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Young Season Has Been Full Of Young Surprises

| Senior Writer, RacinToday.com Monday, March 1 2021

Christopher Bell got his first Cup Series win at the Daytona road course. (Photo by Brian Lawdermilk/Getty Images)

Numerous adjectives, including surprising, astonishing and exciting, can be used to describe the young 2021 NASCAR Cup Series season. 

In the first three races, there have been that many different winners and two first-time victors. The veterans expected to be strong at the season’s beginning have stumbled and those not regulars in victory lane have quickly capitalized. Michael McDowell, Christopher Bell and William Byron have already secured a berth in the playoffs with victories at Daytona, the Daytona Road Course and Homestead, respectively. Three drivers capable of winning, but none of them were expected to be in victory lane this soon in the season, if at all this year.

Bell and Byron have new crew chiefs. Byron and Rudy Fugle worked together in NASCAR’s Truck Series, but never in Cup. In fact, this is Fugle’s first venture as a Cup crew chief, yet they understand each other because of their history together.

“I knew how to push his buttons. I knew how to motivate him,” Fugle said about Byron. “That helped buy me some time to learn these Cup cars that I don’t know yet.”

Fugle also noted that Byron’s former crew chief Chad Knaus “prepped” the young driver to get him to this point in his career. 

“I could not have done that three years ago,” Fugle said. “I couldn’t have prepped to learn how to work on Cup cars and prepped William. He (Knaus) built a great team. Not one other person has been changed out on this race team. We’ve got all the right pieces.”

Bell is paired with veteran crew chief Adam Stevens, who was with Kyle Busch for six years and two Cup championships. This is the third season for the McDowell-Drew Blickensderfer duo and they already have three top-10 finishes this year. McDowell points to this year’s technology status quo as beneficial to his team.

“There hasn’t been a tremendous amount of development, not new chassis, new parts, new pieces,” McDowell explained. “We used to fall so far behind, but now I feel like we’re able to build on what we had in the past and make our cars a little bit better each time we come to the race track without changing all the fundamental pieces and kind of starting over and having to re-engineer everything.”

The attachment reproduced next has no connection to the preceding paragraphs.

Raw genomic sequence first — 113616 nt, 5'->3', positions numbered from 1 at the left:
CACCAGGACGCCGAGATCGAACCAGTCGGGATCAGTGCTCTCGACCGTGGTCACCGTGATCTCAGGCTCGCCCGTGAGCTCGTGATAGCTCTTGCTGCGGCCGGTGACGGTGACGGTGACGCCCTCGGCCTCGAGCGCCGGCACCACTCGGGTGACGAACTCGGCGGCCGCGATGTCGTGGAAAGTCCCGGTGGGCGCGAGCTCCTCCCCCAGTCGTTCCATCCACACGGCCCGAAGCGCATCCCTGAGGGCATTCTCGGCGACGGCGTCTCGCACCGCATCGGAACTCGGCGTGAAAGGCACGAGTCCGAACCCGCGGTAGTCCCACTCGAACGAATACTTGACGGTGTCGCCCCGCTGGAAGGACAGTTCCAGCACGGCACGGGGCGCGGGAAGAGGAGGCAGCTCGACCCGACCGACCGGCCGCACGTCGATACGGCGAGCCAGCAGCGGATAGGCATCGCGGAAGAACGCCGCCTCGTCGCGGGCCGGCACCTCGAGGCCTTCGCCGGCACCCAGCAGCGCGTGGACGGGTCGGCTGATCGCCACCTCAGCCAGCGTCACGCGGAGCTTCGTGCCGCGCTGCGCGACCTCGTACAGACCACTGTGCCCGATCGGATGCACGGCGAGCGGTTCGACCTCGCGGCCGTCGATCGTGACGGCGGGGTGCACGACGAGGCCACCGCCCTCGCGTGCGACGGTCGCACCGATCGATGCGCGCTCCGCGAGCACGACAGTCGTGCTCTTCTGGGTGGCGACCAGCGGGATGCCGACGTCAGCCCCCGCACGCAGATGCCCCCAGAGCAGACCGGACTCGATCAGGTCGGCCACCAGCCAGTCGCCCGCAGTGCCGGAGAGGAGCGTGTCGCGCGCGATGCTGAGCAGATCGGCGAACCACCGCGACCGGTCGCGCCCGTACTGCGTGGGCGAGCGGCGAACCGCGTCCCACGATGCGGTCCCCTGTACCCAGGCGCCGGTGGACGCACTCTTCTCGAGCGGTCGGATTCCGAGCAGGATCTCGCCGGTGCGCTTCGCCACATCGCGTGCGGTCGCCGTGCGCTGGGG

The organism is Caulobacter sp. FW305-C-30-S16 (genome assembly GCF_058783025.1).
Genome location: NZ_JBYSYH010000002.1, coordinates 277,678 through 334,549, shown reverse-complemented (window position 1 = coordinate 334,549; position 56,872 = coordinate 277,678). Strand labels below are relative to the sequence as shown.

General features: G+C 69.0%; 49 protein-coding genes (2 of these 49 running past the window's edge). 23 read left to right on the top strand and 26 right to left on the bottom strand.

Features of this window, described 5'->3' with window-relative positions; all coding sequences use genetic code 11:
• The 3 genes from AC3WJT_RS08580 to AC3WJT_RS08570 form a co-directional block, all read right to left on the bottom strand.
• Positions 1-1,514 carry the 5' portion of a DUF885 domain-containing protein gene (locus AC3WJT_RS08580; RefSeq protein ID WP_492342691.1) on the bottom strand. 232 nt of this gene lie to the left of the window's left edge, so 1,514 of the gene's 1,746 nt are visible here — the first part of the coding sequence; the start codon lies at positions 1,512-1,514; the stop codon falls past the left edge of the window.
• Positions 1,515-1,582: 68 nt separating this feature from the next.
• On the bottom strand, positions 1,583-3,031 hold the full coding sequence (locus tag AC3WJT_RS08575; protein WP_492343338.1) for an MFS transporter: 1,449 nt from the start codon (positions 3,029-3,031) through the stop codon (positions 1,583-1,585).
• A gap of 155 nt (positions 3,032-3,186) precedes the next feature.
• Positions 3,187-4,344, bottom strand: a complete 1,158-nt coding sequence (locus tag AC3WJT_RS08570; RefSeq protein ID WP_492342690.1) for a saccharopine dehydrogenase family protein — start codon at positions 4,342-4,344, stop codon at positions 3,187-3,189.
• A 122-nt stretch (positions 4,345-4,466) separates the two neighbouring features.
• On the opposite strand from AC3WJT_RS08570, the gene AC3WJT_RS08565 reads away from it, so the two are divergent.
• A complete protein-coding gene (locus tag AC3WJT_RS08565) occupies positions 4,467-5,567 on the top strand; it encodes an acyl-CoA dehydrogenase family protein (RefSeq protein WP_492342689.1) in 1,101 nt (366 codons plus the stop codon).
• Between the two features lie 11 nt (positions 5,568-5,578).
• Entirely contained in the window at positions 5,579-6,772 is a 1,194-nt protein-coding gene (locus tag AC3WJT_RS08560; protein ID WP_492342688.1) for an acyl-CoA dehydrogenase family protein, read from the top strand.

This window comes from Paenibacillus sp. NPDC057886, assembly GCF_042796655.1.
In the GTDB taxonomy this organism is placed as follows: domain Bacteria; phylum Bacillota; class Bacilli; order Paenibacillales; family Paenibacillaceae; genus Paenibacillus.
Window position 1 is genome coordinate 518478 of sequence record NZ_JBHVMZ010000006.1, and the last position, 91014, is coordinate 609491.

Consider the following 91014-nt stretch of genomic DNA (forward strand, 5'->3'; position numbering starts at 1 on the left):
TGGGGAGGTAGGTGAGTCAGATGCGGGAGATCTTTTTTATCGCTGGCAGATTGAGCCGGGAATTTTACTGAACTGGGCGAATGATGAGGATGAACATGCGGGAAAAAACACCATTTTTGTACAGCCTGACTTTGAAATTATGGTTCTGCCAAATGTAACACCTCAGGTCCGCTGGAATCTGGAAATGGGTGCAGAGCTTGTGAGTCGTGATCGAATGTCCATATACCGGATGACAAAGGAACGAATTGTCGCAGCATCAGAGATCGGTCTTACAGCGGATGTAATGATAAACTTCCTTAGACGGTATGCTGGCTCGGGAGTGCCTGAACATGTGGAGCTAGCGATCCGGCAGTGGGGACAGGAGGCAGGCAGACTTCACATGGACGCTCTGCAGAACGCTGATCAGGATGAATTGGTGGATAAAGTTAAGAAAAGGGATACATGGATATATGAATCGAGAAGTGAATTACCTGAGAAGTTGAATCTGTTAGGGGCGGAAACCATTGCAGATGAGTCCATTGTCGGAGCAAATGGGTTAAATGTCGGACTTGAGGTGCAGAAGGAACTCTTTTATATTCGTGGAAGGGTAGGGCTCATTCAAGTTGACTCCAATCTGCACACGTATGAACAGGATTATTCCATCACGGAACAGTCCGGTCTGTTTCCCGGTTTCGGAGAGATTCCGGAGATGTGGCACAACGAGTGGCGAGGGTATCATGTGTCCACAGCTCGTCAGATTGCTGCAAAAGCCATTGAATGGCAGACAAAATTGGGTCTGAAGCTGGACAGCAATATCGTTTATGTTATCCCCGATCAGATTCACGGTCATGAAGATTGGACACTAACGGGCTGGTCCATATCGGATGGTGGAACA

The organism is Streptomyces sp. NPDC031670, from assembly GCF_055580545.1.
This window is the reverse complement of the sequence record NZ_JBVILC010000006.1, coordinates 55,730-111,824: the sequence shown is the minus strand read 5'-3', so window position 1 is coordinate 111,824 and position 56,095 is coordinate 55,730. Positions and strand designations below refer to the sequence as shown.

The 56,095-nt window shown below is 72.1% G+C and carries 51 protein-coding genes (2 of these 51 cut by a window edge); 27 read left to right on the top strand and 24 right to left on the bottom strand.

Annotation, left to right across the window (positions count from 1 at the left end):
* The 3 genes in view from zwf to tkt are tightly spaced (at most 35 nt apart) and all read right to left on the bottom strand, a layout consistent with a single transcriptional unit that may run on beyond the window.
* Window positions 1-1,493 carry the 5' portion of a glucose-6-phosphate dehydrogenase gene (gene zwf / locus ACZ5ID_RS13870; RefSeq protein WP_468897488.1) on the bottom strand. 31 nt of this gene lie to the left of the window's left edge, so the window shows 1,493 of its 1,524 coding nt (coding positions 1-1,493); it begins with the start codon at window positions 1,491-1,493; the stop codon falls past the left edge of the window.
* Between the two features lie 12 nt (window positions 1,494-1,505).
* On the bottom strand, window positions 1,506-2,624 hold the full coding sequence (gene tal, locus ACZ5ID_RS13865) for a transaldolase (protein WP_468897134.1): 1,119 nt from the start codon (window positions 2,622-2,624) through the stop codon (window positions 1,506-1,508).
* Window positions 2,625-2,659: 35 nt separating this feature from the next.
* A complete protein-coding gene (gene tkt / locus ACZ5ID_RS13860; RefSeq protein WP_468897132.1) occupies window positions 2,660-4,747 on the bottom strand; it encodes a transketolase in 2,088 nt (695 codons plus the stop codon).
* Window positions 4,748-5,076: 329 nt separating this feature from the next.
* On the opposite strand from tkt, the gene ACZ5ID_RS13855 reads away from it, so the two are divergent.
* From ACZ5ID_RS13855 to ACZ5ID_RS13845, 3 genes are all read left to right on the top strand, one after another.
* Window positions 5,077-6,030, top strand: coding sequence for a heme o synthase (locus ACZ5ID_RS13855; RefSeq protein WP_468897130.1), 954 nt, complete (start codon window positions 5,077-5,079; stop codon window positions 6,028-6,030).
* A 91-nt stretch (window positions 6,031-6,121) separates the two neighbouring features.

However, it’s not just the season’s first three winners that have left many shaking their head in disbelief. It’s also the flow of the races and those emerging as contenders during the various stages. For example, at Homestead-Motor Speedway on Sunday, Chris Buescher won the first stage and then Byron claimed the second before emerging with his second Cup victory, defeating Tyler Reddick by 2.777 seconds. Despite Reddick’s best Cup finish since last July at Texas, the California native’s racer attitude left him angry with his performance.

“I knew that it was going to take a well-executed restart, which, unfortunately, I didn’t do,” Reddick said. “When you see how much faster you were than the guys in front of you and you know you’re running out of time, it gets frustrating.”

Just behind McDowell, who finished sixth at Homestead, was Ryan Newman in seventh. It was Newman’s first top 10 since last October at Talladega and his first on a 1.5-mile track since November 2019 at Homestead. Even though Newman’s Roush Fenway Racing teammate Buescher had to settle for a 19th-place finish the two consistently ran in the top 10 during the race’s first stage. Buescher acknowledged that veteran Jimmy Fennig’s appointment to executive vice president in charge of competition during the off-season was instrumental in getting the organization headed in the right direction. Fennig is now the central person who helps guide the team across all of the departments so everyone works towards common goals. Buescher noted some “old-school techniques” were implemented so they could “try and work to figure out what everyone’s knowledge is telling them.”

 Even Kurt Busch’s eighth-place finish came as a surprise. With 40 laps remaining in the 267-lap race, Busch had to pit for a loose left-front wheel. He lost a lap, but when the checkered flag waved he had salvaged a top-10 finish without the aid of a caution flag. 

If this year’s first three races are any indicator of the season’s remainder, this could be one of the most unpredictable and interesting one in quite some time.  

(Editor’s note: Deb Williams is in her fourth decade of covering motorsports. The former editor of NASCAR Winston Cup Scene and managing editor of GT Motorsports has also covered auto racing for United Press International, USA Today and The Charlotte Observer. The 1990 and 1996 National Motorsports Press Association Writer of the Year has authored five books and hosts the podcast “Racing Now and Then.”)

 

| Senior Writer, RacinToday.com Monday, March 1 2021
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